When it comes to innovation, however, Doyle said that at Domino's innovation comes from products and from technology, where the company is constantly coming up with new apps and features like cameras in the kitchen, which allow customers to see how their food is being made. Once customers turn to digital ordering, Doyle noted, their loyalty to Domino's increases.

Cramer said he remains a buyer of Domino's on any weakness.

Lightning Round

In the Lightning Round, Cramer was bullish on Raymond James Financial ( RJF), Alere ( ALR), Baker Hughes ( BHI), Halliburton ( HAL) and Rambus ( RMBS).

Cramer was bearish on Green Mountain Coffee Roasters ( GMCR).

Executive Decision: Nick Pinchuk

In his second "Executive Decision" segment, Cramer sat down with Nick Pinchuk, chairman and CEO of Snap-on ( SNA), the toolmaker that recently beat earnings expectations by 7 cents.

Pinchuk has some positive things to say about Europe, of all places. He said that sales were stabilizing in the region, with some countries like the U.K. actually posting gains for the quarter. He said Snap-on's strategy has been to make more money every sale it makes, and that strategy allowed his company to post gains in Europe, even though sales were essentially flat.

Pinchuk was also excited about the company's many innovations. He said products such as the new wireless scopes allow mechanics to view inside an engine or transmission or dashboard and see exactly what's going on inside. High-tech tools not only spur new sales, he noted, but also increased sales of more traditional tools.

When asked what factors most drive Snap-on's sales, Pinchuk said the number of cars on the road and the average age of those cars. With the average age of a vehicle now over 11.5 years in the U.S., that's great news for the auto repair market.

Cramer continued his support of Snap-on and its continued growth and expansion.

No Huddle Offense

In his "No Huddle Offense" segment, Cramer pondered what to do with shares of Netflix ( NFLX), which fell nearly 5% in Tuesday's trading.

Cramer said that even the most beaten-down stocks of late have been following a pattern -- one of seller's remorse, where shares are substantially higher in the days and weeks that follow the so-called "disappointing" event.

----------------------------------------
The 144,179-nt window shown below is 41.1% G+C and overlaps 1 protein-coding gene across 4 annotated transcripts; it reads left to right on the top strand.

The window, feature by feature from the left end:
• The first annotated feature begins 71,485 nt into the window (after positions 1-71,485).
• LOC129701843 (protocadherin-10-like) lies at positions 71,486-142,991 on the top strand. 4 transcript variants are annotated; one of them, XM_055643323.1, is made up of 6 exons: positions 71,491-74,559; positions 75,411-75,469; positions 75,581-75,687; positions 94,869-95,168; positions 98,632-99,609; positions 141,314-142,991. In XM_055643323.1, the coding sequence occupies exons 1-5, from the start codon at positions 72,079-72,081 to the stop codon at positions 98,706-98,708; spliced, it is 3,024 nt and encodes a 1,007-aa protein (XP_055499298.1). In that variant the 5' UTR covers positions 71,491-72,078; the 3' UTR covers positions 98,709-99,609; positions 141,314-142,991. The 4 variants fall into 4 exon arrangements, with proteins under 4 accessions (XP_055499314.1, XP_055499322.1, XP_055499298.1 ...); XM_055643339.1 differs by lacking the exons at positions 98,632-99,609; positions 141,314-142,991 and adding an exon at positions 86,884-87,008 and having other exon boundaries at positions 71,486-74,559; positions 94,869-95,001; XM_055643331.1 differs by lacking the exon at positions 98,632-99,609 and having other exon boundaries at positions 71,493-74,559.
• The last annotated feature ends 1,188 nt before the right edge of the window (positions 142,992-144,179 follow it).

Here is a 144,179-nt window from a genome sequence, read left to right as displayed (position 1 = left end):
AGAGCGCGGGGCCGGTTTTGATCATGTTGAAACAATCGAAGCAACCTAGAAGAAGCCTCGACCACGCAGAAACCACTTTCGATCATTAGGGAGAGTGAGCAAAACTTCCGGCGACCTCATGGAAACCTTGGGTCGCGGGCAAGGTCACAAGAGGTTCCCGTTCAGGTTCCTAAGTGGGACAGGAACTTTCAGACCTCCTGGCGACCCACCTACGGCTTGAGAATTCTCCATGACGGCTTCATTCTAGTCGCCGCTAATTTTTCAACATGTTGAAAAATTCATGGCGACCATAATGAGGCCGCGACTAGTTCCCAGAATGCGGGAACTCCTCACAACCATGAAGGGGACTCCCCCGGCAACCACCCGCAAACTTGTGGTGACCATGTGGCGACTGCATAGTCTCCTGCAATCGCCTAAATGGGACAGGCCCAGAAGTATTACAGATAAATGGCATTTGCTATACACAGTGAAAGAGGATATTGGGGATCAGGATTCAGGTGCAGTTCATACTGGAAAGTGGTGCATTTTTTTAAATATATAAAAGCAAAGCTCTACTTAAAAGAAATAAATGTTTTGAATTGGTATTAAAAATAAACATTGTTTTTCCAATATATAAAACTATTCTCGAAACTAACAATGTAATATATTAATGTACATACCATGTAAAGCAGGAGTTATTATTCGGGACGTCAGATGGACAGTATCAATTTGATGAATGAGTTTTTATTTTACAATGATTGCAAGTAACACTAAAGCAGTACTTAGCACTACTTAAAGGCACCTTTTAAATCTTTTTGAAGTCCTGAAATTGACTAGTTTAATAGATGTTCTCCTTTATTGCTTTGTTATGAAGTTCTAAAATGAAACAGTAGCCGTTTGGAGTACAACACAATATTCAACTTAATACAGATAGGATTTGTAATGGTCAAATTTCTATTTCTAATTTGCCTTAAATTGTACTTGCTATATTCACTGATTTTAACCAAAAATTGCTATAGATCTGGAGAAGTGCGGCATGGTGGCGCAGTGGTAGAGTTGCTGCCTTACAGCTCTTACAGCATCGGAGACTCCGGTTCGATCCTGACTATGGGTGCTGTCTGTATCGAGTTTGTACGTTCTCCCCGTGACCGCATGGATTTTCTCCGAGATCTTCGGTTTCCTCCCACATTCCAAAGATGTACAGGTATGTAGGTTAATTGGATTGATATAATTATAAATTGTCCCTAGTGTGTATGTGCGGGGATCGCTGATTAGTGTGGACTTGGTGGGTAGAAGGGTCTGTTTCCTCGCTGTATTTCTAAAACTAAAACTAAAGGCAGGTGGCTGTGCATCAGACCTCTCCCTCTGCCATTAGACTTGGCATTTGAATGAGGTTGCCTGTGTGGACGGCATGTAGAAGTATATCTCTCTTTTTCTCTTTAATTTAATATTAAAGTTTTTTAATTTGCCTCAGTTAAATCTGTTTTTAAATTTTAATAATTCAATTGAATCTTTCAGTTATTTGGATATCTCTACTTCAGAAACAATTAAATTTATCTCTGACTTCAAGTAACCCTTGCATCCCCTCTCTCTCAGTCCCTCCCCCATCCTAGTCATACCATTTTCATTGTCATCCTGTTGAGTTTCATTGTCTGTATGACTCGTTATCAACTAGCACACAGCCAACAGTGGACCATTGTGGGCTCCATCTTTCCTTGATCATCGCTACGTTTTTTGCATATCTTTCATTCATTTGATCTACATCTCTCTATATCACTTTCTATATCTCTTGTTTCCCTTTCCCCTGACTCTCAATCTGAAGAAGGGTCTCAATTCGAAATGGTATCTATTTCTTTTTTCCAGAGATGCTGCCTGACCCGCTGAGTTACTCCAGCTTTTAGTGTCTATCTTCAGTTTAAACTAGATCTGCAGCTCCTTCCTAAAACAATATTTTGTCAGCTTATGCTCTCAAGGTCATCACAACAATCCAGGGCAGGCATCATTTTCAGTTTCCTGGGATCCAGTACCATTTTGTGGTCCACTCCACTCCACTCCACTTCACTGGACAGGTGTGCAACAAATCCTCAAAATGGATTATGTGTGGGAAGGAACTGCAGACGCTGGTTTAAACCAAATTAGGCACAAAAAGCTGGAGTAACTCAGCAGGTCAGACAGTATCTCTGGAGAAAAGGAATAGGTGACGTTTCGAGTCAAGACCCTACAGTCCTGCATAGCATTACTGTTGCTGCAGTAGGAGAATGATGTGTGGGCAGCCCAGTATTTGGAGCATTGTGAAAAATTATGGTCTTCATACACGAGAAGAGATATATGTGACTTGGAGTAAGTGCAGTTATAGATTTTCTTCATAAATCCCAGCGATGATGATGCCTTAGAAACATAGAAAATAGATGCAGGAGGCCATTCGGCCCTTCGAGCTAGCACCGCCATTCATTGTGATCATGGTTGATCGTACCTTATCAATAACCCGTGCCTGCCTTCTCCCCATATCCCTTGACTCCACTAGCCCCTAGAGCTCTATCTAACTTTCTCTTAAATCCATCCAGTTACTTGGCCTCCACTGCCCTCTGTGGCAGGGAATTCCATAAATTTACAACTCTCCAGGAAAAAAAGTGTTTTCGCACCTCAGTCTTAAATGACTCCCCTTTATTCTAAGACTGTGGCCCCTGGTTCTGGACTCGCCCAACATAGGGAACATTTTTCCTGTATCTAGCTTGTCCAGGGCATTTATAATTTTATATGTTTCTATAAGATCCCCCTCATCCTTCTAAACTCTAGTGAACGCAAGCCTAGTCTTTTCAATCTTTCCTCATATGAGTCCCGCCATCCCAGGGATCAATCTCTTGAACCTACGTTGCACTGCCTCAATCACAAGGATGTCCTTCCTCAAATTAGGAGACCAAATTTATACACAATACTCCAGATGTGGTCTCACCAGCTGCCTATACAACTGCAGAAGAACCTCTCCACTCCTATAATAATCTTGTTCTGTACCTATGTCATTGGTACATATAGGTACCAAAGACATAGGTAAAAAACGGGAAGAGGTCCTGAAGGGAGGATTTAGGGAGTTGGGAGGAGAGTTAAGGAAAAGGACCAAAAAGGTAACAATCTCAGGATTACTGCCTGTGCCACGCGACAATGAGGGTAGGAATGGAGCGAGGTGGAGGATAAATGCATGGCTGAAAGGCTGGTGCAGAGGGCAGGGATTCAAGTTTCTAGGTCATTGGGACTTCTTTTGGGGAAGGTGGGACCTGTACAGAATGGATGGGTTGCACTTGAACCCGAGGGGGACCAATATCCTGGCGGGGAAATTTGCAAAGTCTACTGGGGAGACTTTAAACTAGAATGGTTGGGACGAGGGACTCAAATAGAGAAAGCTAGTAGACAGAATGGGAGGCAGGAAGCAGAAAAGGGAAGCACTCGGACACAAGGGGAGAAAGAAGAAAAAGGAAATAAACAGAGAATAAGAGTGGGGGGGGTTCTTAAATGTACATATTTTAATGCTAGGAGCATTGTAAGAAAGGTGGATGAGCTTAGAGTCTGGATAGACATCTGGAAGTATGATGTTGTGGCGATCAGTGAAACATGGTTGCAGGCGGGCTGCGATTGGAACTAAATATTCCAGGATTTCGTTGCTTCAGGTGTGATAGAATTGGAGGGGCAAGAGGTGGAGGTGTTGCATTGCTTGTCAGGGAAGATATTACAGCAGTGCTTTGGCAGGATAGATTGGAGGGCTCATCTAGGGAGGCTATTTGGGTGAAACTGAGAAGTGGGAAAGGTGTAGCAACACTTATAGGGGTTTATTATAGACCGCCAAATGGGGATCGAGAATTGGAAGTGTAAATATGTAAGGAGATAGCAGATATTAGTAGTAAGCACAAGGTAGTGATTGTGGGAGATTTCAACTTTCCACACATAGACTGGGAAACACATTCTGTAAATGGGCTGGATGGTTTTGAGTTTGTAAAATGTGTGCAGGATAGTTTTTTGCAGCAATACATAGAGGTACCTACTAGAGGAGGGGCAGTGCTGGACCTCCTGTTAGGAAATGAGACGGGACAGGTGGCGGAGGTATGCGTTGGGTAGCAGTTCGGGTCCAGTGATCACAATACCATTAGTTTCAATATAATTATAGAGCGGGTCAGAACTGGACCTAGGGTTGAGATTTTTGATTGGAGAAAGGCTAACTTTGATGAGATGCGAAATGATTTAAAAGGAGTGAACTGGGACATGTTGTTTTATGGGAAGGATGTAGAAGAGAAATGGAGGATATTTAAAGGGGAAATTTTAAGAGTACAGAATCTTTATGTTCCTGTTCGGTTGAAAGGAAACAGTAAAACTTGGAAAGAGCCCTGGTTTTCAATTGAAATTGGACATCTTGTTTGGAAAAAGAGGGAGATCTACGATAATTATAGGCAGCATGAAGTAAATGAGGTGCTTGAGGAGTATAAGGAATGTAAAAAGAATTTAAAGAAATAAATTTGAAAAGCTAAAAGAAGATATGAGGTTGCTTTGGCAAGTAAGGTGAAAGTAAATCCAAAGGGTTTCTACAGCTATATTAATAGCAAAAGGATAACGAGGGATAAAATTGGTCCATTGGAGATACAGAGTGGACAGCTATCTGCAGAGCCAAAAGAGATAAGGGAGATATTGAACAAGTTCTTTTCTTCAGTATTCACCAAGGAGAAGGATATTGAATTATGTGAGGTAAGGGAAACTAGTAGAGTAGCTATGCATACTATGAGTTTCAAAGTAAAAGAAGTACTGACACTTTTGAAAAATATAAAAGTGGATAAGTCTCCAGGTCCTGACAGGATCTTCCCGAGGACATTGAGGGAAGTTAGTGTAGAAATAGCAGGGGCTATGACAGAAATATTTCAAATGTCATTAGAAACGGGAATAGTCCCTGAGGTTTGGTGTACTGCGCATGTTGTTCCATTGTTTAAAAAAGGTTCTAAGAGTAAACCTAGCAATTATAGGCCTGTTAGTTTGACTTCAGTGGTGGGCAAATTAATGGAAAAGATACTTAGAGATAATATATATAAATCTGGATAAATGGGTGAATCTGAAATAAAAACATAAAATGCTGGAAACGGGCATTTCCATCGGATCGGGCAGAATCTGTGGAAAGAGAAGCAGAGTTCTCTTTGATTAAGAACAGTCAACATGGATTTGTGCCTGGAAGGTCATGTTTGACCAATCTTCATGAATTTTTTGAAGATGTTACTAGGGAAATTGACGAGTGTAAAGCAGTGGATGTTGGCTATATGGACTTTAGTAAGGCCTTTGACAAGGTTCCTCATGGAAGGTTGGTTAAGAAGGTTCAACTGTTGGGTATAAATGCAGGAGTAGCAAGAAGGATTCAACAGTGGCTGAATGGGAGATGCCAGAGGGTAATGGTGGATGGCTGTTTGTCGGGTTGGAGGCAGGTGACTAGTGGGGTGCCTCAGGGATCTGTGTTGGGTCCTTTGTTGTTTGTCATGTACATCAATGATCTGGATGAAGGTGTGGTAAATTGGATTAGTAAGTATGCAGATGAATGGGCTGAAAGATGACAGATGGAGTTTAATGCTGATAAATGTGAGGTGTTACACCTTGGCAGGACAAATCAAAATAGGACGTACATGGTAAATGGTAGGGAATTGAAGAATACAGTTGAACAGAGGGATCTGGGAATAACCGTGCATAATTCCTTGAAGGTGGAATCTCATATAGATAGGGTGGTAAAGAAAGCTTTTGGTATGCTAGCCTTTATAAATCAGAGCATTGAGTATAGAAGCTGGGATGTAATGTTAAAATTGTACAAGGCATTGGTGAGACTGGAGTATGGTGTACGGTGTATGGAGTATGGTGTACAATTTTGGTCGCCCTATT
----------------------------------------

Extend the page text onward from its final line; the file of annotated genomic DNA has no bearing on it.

That was certainly the case with FedEx ( FDX) and Starbucks ( SBUX), he said, and it could be the case with Netflix, which has terrific long-term prospects.

Cramer said it may turn out that Netflix could actually be a buy in the coming days.

To watch replays of Cramer's video segments, visit the Mad Money page on CNBC.

-- Written by Scott Rutt in Washington, D.C.

To email Scott about this article, click here: Scott Rutt

Follow Scott on Twitter @ScottRutt or get updates on Facebook, ScottRuttDC

At the time of publication, Cramer's Action Alerts PLUS had positions in GE, HON, JPM and WFC.

Jim Cramer, host of the CNBC television program "Mad Money," is a Markets Commentator for TheStreet.com, Inc., and CNBC, and a director and co-founder of TheStreet.com. All opinions expressed by Mr. Cramer on "Mad Money" are his own and do not reflect the opinions of TheStreet.com or its affiliates, or CNBC, NBC Universal or their parent company or affiliates. Mr. Cramer's opinions are based upon information he considers to be reliable, but neither TheStreet.com, nor CNBC, nor either of their affiliates and/or subsidiaries warrant its completeness or accuracy, and it should not be relied upon as such. Mr. Cramer's statements are based on his opinions at the time statements are made, and are subject to change without notice. No part of Mr. Cramer's compensation from CNBC or TheStreet.com is related to the specific opinions expressed by him on "Mad Money."